Nourish The Bees Please
Yesterday’s blog post honored farming brothers Mark and Paul Hayward of Dingley Dell Pork Farm in Suffolk, for planting 80 acres with a blended seed mix of birds-foot trefoil, phacelia, sainfoin, musk mallow, alsike clover, campium and vetch. These flowers are loaded with nectar and bumblebees go crazy for them. The Bumblebee Conservation Trust estimates that about 1 million bees are fed on that land daily.
Bees are critically important to backyard orchards and vegetable gardens. There are many ways to provide food in your gardenscape for native bees and honeybees, by planting nectar-rich ornamental and native flowering plants. Bees need both pollen and flower nectar to survive. Nectar is a fine source of carbohydrates for them, and pollen nourishes their young and provides them with a balanced diet.
Climate change is disrupting pollination and the synergy between pollinators and flowering plants, so it is impacting plant and flower growth. It causes habitat loss and nutritional deficiencies for bees. The lack of variety in their diet is putting bees at risk. Increased temperatures also affect pollinators.
How Bees Can See The Invisible is a 2:57-minute totally fascinating insight into the superior vision of bees. One of their many super powers is that they can see the invisible:
A report in Endangered Species Coalition indicates that climate change is responsible for making flowers bloom half a day earlier each year. So plants that are now blooming a month earlier than they did 45 years ago don’t get pollinated.
When bees have no food, this leads to colony collapse disorder (CCD) where mature bees abandon the hive and younger bees. A major reason for this disorder is poor nutrition, but bee pests, diseases and chemical toxins as well as varroa mites and other pathogens also play a role according to the University of Florida, and the US Department of Agriculture says the disorder has existed since 2006.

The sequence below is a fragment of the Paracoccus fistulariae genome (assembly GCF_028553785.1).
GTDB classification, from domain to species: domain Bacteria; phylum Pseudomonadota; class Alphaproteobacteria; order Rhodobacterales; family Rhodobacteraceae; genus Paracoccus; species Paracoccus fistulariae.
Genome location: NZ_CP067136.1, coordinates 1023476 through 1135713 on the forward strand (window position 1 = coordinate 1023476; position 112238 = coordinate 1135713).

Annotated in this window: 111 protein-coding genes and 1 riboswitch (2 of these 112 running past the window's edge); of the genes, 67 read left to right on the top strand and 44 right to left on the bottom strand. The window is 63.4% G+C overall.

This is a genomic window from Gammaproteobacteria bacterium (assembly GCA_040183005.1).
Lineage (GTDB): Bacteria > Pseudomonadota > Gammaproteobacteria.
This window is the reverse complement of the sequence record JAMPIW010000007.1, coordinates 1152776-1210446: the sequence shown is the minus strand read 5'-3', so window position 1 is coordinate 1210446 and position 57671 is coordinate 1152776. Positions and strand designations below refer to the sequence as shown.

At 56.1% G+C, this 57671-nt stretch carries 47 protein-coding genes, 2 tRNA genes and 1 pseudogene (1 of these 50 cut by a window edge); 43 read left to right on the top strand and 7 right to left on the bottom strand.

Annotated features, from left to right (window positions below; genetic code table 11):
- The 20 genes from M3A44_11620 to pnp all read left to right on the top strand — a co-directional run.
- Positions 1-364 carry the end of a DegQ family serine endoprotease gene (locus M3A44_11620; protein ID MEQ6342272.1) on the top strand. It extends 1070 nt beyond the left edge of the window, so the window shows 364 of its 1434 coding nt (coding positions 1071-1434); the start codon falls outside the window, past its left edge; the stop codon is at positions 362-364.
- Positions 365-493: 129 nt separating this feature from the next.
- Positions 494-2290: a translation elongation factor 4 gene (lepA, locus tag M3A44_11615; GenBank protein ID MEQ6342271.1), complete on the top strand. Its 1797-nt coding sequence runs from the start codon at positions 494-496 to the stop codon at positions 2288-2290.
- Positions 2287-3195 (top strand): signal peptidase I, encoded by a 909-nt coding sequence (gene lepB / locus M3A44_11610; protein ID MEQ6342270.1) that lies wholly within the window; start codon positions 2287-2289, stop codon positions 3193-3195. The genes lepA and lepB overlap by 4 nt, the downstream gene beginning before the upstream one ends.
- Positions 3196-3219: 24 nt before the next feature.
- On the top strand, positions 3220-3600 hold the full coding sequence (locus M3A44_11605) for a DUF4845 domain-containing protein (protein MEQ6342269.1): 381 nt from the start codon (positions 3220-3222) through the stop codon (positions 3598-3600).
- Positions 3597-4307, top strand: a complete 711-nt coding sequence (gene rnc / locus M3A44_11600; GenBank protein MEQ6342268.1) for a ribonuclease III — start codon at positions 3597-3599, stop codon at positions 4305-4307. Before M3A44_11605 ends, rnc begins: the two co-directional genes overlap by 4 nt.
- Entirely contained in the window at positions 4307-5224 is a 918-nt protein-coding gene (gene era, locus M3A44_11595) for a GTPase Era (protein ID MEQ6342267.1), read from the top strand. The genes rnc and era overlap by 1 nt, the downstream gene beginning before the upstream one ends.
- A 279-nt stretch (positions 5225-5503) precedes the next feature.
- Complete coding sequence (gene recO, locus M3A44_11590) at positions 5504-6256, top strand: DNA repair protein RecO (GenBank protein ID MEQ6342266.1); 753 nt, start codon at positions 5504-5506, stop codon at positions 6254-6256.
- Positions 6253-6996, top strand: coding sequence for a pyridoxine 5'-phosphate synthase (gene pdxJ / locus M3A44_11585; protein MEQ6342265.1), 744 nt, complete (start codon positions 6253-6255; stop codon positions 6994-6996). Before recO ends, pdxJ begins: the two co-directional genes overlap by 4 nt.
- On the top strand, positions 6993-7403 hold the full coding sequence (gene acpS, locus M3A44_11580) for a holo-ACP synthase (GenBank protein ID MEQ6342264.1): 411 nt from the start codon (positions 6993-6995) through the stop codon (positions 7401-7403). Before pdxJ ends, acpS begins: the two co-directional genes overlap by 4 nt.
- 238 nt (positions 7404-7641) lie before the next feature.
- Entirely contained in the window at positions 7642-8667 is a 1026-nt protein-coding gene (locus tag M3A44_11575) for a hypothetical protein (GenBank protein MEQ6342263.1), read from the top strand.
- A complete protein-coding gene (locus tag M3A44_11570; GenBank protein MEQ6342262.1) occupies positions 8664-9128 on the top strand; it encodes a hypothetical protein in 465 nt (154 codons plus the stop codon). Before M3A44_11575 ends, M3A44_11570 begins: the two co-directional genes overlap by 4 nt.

Bees pollinate most fruits, nuts and vegetables grown in the US for human consumption. Bees truly are “busy bees” and without them we would be lost. Some experts believe we could starve. There are other types of food not pollinated by bees, like wheat and barley. Our diets would be bland and not very nutritious, and our world would be so much less colorful.
Apple trees need bee pollination to produce apples because they don’t have separate male and female flowers. When bees transport pollen between two types of apple trees that are different cultivars, apples are produced. If a bee deposits pollen from one Honeycrisp apple tree to a second Honeycrisp apple tree, no fruits will come of it. Whereas if the pollen is from a different apple tree like a Haralson, fruit might develop.
Cucumbers, on the other hand, have two types of flowers growing on their vines. The female flower has an ovary beneath its petals and a stigma which receives pollen grains from the male flower. The male flower has pollen-producing anthers. Pollination happens for the cucumber when bees visit flowers on the cucumber vine and accidentally collect pollen grains from the male flower then deposit them on the female flower. In areas where bees are scarce, so are cucumbers.
Bees are the perfect pollination solution for immovable plants and trees. When you help bees you also help plants and trees. Consider planting native and ornamental flowering plants in your garden or on your land so there is bountiful food for native bees and honeybees. Here is a rich resource of ideas about what to plant.
Celebrate bees and other pollinators by planting flowers to nourish them.
© 2020 Bee Mission. All Rights Reserved.